Pass-through businesses like S-corps and partnerships that are bidding for federal contracts will need to be extra cautious about ensuring individual executives and shareholders pay outstanding tax liabilities now that the federal government has finalized rules barring tax cheats and convicted felons from such awards.
Some of the nation’s leading pharmaceutical companies on Thursday lost a bid to dodge consumer fraud claims from the city of Chicago over an alleged scheme to sell opiates despite their addictive properties, with an Illinois federal judge denying an attempt to stay the case pending FDA reviews.
Despite some minor tweaks, the U.S. Department of Labor's final rule requiring federal contractors to provide paid sick leave to employees still imposes a significant burden on those companies, attorneys said, especially in combination with a slate of other recently introduced labor rules.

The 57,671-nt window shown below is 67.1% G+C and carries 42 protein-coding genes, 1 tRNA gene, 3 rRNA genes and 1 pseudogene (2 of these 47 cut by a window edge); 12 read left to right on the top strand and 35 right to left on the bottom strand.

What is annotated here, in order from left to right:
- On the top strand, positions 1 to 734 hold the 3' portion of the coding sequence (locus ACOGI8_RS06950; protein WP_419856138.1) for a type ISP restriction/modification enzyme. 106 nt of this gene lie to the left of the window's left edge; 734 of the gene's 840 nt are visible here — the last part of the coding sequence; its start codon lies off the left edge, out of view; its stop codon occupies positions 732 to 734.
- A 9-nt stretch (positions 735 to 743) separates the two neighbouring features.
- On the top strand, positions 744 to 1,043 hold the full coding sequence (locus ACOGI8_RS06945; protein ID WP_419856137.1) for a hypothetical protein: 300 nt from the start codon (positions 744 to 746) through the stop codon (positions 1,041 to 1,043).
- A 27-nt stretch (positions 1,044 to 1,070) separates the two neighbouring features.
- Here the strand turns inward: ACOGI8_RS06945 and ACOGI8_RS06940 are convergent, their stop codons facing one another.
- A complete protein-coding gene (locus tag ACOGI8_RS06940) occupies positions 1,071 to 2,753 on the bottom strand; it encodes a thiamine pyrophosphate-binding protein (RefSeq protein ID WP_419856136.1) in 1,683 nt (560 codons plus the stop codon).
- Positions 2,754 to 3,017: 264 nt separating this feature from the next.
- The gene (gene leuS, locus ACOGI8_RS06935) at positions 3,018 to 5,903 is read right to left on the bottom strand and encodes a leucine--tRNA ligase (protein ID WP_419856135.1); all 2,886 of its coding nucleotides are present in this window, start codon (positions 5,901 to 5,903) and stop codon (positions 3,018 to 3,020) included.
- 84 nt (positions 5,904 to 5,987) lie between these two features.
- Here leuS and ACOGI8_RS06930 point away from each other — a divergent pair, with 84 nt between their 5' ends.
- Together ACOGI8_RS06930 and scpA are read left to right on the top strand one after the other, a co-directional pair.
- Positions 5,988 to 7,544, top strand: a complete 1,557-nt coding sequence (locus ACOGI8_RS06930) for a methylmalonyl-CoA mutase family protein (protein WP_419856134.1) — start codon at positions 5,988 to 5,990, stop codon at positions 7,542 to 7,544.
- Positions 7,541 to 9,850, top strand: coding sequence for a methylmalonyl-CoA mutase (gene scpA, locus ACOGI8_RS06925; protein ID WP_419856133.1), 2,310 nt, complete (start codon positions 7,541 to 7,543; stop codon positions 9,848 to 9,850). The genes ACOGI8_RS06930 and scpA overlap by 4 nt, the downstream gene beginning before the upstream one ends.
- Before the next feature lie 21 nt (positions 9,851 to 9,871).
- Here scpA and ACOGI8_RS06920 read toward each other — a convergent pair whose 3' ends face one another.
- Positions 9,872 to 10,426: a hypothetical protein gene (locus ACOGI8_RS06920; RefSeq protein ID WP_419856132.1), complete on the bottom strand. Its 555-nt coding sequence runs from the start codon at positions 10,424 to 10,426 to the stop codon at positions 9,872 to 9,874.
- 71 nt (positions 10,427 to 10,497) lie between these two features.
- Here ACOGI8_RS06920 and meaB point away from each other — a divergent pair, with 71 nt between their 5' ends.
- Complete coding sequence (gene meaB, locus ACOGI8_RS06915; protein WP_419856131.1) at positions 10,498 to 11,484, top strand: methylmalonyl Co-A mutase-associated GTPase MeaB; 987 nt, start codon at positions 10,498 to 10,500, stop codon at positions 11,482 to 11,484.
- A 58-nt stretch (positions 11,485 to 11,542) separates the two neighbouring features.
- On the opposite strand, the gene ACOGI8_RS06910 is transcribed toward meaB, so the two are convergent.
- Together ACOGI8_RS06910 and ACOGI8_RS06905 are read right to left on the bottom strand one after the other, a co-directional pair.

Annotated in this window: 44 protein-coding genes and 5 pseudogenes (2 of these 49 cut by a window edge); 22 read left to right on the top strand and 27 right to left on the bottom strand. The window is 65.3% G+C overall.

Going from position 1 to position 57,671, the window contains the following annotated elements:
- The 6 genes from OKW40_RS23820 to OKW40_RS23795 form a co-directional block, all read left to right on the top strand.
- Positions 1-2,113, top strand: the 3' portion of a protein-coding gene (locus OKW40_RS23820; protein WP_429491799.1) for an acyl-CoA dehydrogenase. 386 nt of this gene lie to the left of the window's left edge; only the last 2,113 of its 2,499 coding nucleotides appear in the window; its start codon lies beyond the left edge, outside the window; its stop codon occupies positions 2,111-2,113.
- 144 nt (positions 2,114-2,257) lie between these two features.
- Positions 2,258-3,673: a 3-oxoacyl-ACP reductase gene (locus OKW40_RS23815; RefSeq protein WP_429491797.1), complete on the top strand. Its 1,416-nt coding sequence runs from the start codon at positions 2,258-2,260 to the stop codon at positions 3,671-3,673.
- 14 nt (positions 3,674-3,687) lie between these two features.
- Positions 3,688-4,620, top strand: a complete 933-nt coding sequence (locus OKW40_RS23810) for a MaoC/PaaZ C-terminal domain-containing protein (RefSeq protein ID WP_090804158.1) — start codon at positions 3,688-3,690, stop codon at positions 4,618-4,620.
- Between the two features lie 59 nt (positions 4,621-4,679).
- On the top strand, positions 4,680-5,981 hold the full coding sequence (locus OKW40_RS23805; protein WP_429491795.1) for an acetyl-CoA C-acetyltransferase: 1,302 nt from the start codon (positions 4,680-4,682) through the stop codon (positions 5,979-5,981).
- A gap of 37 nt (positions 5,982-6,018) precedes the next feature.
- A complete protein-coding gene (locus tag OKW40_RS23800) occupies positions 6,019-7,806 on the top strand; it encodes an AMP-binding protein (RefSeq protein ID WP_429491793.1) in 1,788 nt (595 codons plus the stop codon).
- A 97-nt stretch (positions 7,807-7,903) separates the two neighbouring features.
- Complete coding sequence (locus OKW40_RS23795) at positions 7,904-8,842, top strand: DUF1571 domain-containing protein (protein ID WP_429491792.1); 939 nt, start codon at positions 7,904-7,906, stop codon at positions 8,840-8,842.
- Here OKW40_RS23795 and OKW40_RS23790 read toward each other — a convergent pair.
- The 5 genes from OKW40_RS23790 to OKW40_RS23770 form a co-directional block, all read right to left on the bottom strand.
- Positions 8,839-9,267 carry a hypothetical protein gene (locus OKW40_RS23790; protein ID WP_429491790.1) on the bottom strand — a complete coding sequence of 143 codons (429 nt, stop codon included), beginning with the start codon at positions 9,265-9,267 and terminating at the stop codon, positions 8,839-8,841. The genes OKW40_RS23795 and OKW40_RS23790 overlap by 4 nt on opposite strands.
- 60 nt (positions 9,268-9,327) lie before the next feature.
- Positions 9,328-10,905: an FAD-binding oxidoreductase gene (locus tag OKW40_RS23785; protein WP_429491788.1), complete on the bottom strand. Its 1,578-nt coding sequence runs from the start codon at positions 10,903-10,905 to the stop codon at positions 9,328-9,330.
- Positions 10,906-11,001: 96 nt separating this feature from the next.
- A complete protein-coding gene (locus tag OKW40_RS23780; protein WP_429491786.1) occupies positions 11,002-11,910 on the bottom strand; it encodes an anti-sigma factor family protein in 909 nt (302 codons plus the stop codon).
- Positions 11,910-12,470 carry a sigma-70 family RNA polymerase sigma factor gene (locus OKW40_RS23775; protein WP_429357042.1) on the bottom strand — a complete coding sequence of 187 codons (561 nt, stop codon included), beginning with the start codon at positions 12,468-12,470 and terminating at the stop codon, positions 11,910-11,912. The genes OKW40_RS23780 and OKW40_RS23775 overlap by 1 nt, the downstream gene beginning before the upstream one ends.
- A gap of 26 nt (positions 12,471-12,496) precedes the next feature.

Prison reform groups and others threw their weight behind the Federal Communications Commission on Thursday, telling the D.C. Circuit that the agency did not overstep its authority when setting mandated limits on rates for inmate calls, including related fees.
A former Insys Therapeutics Inc. sales manager was arrested Thursday on accusations that he participated in a scheme to provide medical professionals with kickbacks in exchange for their prescribing a spray version of the opioid fentanyl, and has pled not guilty in Connecticut federal court.